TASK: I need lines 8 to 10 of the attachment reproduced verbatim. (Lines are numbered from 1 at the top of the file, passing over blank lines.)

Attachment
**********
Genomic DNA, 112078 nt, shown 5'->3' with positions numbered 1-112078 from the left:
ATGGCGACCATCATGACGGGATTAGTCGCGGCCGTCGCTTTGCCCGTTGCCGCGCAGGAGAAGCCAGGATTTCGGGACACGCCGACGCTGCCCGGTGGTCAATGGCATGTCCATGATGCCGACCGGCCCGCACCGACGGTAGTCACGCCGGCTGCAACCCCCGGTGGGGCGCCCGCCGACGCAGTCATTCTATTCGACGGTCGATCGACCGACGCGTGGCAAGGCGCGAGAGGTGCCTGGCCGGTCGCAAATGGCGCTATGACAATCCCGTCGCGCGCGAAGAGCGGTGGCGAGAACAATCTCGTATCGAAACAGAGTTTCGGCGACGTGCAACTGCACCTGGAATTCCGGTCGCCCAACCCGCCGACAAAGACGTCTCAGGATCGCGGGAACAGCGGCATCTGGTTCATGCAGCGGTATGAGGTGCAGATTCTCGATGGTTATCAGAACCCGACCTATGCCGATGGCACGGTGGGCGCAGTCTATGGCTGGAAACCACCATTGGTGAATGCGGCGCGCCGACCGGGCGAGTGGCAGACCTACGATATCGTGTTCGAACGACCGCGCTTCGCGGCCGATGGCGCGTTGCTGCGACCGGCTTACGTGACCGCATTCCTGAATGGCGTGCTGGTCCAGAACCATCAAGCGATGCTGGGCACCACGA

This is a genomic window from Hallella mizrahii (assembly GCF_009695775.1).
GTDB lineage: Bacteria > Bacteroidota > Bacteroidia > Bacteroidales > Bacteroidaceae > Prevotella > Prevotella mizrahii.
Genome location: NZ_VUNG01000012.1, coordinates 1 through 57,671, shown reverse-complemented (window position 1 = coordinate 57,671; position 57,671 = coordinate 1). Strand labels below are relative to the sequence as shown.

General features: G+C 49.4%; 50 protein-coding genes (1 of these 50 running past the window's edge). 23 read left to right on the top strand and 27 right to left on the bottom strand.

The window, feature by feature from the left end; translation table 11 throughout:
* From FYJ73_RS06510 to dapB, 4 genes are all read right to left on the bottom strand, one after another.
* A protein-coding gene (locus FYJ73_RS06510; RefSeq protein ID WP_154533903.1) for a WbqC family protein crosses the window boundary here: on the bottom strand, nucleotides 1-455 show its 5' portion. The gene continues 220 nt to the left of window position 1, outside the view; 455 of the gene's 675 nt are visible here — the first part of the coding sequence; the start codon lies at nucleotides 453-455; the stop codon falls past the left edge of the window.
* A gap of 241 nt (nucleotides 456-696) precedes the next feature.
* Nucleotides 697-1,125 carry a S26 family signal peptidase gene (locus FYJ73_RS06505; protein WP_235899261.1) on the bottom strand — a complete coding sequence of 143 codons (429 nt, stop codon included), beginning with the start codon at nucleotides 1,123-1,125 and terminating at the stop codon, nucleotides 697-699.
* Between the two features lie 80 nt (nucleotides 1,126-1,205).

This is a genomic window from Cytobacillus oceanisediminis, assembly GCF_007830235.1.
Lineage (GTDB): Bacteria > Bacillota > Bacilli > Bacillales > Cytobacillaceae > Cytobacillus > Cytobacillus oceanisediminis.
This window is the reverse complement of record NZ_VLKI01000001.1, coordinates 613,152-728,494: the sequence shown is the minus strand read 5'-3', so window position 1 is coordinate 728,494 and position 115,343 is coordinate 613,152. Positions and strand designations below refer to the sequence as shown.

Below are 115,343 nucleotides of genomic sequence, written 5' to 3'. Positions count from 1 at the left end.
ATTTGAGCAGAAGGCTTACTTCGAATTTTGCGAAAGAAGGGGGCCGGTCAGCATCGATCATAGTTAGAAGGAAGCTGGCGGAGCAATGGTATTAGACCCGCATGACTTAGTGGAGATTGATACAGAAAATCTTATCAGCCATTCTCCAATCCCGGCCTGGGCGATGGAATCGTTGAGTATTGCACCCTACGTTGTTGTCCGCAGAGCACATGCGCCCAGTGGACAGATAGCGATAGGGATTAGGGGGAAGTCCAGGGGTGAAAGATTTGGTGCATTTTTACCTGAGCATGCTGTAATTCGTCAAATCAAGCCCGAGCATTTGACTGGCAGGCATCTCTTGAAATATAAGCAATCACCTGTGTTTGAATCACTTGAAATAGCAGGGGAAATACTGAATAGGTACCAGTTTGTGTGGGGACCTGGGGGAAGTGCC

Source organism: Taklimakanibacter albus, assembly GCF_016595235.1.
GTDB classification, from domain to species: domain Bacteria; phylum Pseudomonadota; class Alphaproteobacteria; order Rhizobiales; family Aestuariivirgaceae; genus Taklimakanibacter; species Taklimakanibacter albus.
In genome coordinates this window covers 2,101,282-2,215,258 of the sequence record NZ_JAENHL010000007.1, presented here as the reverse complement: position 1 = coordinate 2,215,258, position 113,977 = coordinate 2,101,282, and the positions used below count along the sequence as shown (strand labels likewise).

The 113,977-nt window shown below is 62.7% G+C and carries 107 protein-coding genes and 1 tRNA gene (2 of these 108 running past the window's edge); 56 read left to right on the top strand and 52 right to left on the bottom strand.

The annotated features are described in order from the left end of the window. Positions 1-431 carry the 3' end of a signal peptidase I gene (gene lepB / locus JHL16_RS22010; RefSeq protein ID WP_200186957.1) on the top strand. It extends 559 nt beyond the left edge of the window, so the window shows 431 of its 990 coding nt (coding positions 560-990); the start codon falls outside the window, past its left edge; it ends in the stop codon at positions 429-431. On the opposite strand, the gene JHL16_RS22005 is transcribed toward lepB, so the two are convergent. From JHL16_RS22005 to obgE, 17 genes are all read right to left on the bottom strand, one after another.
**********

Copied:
* From FYJ73_RS06510 to dapB, 4 genes are all read right to left on the bottom strand, one after another.
* A protein-coding gene (locus FYJ73_RS06510; RefSeq protein ID WP_154533903.1) for a WbqC family protein crosses the window boundary here: on the bottom strand, nucleotides 1-455 show its 5' portion. The gene continues 220 nt to the left of window position 1, outside the view; 455 of the gene's 675 nt are visible here — the first part of the coding sequence; the start codon lies at nucleotides 453-455; the stop codon falls past the left edge of the window.
* A gap of 241 nt (nucleotides 456-696) precedes the next feature.